Saturday, January 07, 2006

Rethinking the Avant Garde

So one of our classes this semester (with Barrett Watten) is entitled "rethinking the avant garde." I googled that just to see what came up and -- since we are responsible for bringing, or more likely, finding/discovering, our own agendas in terms of that rethinking -- this is the first thing that came up. I'm actually surprised Barrett wasn't at this conference. I haven't really looked at all the paper titles, but it might not be a bad idea to cull some ideas of the field from it, and to question what might be happening since then, as well as think what academia, in its rethinking, inevitably leaves out. That is to say, I think that what exists marginally, necessarily, in the moments we now inhabit, might be approached only retreospectively. Or perhaps we need to question how or whether academia (is there a better word for *us*) can effectively comment on/critique/understand what is being built outside its walls. Are those walls permeable? Is this important to acknowledge or deal with as a premise for our attempts? That points as well in the direction of the temporality of the avant garde....its *uncanniness*...


Thivai Abhor said...

Great question... let me just ask more questions as a member of academia (as we may label it)...

1) Does the term "avant garde" which carries such a loaded conotation from its roots as a military term meaning those that are the front lines... and so historically rooted in the "historical" avant garde artistic movements of the early 20th century... in other words... does is it still a term that is relevant or necessary? It just seems somewhat pretentious ... I say this as someone who would want to be on the frontlines (which is why I am so tortured about the term)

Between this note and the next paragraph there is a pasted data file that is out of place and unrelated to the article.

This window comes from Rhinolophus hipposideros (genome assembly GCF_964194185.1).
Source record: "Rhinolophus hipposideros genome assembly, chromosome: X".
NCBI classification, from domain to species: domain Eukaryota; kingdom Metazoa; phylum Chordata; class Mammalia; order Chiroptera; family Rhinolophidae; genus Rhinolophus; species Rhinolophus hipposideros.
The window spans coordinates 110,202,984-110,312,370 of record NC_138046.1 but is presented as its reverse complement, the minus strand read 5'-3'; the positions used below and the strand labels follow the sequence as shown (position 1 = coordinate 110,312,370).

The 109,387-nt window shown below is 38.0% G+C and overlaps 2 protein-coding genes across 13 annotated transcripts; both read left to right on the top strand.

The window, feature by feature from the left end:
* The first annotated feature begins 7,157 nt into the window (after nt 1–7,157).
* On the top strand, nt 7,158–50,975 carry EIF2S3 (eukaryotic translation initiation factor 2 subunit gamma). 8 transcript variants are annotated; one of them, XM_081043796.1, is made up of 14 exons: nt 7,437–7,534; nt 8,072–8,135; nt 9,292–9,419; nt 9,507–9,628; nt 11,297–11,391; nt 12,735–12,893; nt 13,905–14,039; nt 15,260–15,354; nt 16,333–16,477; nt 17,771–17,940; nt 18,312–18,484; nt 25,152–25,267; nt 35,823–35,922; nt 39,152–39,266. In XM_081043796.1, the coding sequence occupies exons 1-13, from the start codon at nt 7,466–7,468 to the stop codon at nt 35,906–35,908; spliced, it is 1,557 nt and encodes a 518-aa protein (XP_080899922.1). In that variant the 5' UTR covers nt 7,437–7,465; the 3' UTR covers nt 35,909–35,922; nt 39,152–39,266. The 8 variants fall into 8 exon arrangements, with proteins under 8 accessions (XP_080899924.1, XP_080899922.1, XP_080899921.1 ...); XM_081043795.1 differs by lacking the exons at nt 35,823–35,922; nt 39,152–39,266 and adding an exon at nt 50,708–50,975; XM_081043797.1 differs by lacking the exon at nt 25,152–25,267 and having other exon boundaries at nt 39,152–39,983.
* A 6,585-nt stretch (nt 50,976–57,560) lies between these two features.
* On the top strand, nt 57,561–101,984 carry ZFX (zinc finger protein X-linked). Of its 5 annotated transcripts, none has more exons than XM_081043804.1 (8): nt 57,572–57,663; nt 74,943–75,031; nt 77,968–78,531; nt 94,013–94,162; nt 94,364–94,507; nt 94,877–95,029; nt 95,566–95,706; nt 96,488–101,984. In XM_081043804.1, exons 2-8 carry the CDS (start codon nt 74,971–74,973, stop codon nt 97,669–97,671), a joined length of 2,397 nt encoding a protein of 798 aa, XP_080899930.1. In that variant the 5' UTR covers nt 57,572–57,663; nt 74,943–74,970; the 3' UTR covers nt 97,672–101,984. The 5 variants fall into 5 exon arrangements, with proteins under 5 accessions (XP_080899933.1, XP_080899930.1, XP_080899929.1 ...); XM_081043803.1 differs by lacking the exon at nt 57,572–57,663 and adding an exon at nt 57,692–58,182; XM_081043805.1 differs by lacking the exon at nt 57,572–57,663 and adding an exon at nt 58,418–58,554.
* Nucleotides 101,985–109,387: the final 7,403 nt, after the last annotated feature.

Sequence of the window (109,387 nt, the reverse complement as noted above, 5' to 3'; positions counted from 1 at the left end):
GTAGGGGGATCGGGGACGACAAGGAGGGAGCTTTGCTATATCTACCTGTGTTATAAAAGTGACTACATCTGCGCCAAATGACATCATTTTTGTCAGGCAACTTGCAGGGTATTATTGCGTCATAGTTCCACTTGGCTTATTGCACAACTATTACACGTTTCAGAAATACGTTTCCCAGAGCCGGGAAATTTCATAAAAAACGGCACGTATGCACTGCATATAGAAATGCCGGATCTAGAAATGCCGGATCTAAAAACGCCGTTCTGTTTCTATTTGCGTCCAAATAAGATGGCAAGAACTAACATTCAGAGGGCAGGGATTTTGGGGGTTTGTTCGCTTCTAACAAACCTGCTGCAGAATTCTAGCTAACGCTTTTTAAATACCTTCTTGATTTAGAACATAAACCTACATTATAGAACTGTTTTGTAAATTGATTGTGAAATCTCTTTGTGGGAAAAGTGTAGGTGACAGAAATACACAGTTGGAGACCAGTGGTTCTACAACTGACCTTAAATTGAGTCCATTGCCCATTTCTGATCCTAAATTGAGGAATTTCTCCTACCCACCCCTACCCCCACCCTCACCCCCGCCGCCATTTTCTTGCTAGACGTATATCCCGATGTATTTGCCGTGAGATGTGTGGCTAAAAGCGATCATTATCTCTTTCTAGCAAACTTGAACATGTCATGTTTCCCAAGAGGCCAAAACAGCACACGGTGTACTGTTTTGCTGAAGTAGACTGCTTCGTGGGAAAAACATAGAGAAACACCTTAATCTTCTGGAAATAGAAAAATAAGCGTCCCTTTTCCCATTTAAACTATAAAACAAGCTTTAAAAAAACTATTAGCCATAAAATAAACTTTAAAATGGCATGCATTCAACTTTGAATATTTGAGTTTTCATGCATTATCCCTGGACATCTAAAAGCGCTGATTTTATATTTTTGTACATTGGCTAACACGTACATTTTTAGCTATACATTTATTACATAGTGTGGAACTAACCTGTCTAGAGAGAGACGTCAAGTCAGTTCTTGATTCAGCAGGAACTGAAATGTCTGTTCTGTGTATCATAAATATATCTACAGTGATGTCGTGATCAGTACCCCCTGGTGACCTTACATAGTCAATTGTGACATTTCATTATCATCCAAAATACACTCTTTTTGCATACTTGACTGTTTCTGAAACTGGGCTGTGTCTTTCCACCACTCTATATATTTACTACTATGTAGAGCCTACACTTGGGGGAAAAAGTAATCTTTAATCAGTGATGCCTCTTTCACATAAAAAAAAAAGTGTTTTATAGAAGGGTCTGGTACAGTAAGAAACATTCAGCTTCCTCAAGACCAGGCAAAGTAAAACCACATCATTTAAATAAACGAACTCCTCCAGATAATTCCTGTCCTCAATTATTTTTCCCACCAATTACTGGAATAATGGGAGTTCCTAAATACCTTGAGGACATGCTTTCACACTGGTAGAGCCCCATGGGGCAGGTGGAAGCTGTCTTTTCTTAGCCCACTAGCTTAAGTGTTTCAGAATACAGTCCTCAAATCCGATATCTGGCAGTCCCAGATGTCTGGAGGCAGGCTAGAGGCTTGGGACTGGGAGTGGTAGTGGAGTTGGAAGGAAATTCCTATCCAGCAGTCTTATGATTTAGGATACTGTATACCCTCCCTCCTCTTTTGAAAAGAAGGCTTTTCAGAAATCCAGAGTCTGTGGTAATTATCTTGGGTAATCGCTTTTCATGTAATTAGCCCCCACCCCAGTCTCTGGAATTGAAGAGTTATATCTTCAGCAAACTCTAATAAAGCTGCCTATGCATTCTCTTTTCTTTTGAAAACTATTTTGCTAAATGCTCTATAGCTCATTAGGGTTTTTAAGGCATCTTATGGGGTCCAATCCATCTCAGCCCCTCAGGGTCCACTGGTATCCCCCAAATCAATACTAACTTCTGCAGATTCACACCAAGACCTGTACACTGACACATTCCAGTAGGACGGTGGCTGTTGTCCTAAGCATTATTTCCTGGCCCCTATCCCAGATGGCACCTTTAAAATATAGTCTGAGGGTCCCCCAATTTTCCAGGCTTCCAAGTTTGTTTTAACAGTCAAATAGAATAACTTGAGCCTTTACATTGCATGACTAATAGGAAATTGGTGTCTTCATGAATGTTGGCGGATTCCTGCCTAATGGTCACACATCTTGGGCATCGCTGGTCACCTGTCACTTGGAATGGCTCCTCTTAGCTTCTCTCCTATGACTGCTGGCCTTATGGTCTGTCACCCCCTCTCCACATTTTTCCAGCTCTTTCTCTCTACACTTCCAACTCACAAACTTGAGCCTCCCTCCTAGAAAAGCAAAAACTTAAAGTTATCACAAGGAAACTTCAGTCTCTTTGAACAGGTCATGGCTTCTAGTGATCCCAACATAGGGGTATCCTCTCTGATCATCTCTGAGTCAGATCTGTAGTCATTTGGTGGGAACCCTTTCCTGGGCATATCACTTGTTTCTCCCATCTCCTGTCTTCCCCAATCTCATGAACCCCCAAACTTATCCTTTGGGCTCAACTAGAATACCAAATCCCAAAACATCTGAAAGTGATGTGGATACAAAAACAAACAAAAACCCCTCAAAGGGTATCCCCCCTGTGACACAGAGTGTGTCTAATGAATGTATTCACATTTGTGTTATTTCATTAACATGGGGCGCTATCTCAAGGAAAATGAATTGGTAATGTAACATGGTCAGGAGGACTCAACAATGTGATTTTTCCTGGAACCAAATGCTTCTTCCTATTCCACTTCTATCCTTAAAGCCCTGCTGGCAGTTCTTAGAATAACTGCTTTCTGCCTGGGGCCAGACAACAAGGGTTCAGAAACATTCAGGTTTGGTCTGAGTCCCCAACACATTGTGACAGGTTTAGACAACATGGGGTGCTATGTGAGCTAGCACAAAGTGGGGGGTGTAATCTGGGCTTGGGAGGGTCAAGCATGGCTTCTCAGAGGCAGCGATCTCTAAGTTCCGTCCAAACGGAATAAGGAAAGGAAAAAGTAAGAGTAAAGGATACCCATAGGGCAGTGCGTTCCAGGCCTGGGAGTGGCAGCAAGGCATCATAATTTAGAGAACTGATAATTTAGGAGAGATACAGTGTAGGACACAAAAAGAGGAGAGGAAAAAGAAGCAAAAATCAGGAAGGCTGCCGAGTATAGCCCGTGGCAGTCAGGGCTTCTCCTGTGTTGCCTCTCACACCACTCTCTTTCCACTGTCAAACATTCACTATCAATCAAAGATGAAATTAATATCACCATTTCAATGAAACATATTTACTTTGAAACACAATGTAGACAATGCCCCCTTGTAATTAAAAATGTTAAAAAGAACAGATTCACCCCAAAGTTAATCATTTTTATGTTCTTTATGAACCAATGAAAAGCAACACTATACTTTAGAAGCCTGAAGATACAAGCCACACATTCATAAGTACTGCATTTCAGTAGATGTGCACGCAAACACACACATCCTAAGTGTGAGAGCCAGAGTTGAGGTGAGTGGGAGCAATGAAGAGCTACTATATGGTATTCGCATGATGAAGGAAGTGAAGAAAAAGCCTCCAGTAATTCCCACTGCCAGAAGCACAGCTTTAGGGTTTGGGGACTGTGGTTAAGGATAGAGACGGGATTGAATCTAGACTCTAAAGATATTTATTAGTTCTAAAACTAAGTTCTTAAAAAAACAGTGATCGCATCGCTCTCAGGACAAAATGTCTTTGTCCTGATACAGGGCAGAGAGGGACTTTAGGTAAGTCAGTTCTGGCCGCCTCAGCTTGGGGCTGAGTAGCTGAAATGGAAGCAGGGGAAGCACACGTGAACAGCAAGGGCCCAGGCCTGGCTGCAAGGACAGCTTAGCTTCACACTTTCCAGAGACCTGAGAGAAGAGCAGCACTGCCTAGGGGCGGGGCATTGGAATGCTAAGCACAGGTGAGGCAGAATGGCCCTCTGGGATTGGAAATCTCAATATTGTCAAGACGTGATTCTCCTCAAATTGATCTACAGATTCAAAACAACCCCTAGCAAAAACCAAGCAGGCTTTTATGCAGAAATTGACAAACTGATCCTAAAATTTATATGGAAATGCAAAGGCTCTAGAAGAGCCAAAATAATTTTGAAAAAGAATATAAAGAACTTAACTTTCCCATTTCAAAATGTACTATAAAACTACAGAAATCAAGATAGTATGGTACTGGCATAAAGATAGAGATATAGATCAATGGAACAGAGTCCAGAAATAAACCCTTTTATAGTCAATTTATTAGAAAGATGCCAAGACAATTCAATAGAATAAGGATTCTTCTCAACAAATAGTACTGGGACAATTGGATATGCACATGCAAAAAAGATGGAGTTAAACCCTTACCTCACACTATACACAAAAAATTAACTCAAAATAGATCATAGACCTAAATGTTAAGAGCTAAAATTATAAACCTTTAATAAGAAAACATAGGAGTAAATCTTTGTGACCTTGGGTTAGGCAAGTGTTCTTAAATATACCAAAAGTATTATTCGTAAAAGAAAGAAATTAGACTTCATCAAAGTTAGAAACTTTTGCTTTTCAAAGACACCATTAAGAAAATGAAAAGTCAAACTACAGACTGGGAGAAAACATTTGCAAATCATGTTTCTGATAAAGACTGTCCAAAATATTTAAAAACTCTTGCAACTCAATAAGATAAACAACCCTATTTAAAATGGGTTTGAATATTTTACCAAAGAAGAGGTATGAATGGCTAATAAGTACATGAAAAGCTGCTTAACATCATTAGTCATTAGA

2) When we stick a pin in avant garde is it still alive? Then yes, if we think of academia as a musty profession only sifting through the cavernous archives... then we can only approach it retrospectively... but! perhaps there are some that might want to be on the crest of a wave, or perhaps even paddling in front charting our own course???

3) Academia is but one voice and our our voice is sometimes important and sometimes utter bullshit... we should just do what we believe is important (or better yet work toward a better future)... but then I am just a fucking romantic and thus utterly ridiculous...

4) I worked (and was raised) in construction from the time I was 15 till I was 25. Since then I have been in academia... both professions have taught me (as well as traveling and engaging with life in all its many forms) that all walls/barriers are permeable. Yes, it should be acknowleged, as well as our own constructs we use to fortress our theoretical positions... check this for a my mythical trip into this quest:

Why I should be aware of my position and its movements

5) Yes! acknowledge this permeability and that you are in-between dishonesty, or lying, or terror, or oppression, or exploitation, generally is rooted in a singular, controlling vision.

6) Not really sure what youmean by "uncanny"... it carries to many freudian conotations...

Thanks for the provocative thoughts.

Thivai Abhor said...

the last comment was typed in a passionate rush so should be read with a conscious insertion of pauses and editorial marks ;)

kfd313 said...

I hope the fllowing doesn't come across as rude, Thivai (one never knows or can control the "tone" of one's comments)...